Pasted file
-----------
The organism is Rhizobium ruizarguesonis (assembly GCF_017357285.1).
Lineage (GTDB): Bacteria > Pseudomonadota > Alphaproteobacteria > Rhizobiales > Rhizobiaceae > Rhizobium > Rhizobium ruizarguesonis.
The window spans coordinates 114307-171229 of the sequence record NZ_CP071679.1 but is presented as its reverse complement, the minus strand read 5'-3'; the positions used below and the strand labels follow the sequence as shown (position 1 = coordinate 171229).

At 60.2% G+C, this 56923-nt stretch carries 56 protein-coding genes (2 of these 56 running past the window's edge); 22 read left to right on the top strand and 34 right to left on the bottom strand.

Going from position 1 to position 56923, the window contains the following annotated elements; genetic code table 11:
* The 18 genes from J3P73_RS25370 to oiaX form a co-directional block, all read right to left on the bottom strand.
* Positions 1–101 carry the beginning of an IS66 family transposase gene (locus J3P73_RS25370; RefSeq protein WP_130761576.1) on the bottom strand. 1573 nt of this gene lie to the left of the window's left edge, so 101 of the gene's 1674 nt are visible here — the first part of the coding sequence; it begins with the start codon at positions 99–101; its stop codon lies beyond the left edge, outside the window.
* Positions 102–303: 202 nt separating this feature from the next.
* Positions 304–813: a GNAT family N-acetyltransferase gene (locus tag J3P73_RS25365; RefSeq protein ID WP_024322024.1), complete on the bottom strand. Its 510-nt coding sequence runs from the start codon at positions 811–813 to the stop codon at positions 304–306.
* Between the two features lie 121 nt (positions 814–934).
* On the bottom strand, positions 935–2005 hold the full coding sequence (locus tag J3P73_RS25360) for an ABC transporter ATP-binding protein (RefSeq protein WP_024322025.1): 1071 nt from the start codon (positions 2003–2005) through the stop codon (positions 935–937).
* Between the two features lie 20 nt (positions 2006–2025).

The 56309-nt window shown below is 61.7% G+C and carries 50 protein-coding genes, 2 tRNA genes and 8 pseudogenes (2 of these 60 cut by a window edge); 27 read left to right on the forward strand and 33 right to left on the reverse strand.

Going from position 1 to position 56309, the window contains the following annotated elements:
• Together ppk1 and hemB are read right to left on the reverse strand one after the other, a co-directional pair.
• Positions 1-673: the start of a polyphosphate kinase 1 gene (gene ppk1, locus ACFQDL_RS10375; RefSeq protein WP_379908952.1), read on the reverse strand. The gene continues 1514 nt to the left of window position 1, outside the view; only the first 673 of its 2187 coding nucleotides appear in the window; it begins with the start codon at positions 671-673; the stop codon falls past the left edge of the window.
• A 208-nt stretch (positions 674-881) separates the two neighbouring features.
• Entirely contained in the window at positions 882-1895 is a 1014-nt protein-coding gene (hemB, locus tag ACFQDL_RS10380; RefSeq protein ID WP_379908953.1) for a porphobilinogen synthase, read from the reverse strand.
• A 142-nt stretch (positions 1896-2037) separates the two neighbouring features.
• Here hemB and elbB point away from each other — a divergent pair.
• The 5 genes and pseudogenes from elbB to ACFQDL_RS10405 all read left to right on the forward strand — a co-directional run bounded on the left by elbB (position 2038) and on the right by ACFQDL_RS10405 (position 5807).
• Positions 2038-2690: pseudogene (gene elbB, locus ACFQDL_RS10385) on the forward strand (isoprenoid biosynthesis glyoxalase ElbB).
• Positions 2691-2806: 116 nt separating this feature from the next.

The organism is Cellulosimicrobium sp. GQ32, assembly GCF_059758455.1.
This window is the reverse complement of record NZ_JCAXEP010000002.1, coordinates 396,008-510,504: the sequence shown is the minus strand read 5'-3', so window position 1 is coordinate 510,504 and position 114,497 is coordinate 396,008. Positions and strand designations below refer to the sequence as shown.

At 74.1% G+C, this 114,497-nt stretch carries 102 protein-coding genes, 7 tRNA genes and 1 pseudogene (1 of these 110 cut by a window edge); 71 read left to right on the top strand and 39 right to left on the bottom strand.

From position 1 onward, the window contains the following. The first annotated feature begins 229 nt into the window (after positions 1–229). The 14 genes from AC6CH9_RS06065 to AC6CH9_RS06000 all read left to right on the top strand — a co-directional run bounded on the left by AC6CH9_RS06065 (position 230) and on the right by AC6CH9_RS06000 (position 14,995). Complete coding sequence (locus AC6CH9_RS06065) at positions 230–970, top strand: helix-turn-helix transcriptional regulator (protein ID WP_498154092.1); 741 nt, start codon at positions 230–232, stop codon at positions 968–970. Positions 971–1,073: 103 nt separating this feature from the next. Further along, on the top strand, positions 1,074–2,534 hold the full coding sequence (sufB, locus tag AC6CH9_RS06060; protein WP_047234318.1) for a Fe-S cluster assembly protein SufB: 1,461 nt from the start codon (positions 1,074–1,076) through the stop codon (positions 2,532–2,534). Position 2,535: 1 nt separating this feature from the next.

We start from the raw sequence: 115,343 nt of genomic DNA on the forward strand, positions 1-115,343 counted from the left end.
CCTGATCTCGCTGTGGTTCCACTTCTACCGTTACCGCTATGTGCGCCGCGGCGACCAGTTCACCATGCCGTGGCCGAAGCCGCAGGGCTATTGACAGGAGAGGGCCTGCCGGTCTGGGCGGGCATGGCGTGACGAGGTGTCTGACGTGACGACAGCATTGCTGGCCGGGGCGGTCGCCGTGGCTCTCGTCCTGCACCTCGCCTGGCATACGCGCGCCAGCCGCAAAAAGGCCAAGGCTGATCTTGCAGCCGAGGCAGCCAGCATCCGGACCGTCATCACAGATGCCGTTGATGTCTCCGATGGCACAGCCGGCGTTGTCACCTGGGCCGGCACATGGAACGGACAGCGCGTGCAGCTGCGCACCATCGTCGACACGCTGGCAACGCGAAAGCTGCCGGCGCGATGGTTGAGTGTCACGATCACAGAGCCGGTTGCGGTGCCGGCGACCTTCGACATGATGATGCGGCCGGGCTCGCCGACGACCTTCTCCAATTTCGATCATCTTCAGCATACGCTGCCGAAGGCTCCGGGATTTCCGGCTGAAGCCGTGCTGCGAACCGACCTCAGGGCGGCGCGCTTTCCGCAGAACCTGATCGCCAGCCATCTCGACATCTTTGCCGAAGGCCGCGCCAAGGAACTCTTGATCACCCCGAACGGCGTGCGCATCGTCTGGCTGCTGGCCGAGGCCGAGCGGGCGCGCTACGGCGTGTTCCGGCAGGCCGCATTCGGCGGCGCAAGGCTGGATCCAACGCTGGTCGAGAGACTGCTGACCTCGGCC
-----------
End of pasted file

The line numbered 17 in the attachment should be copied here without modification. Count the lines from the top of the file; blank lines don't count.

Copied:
• A 208-nt stretch (positions 674-881) separates the two neighbouring features.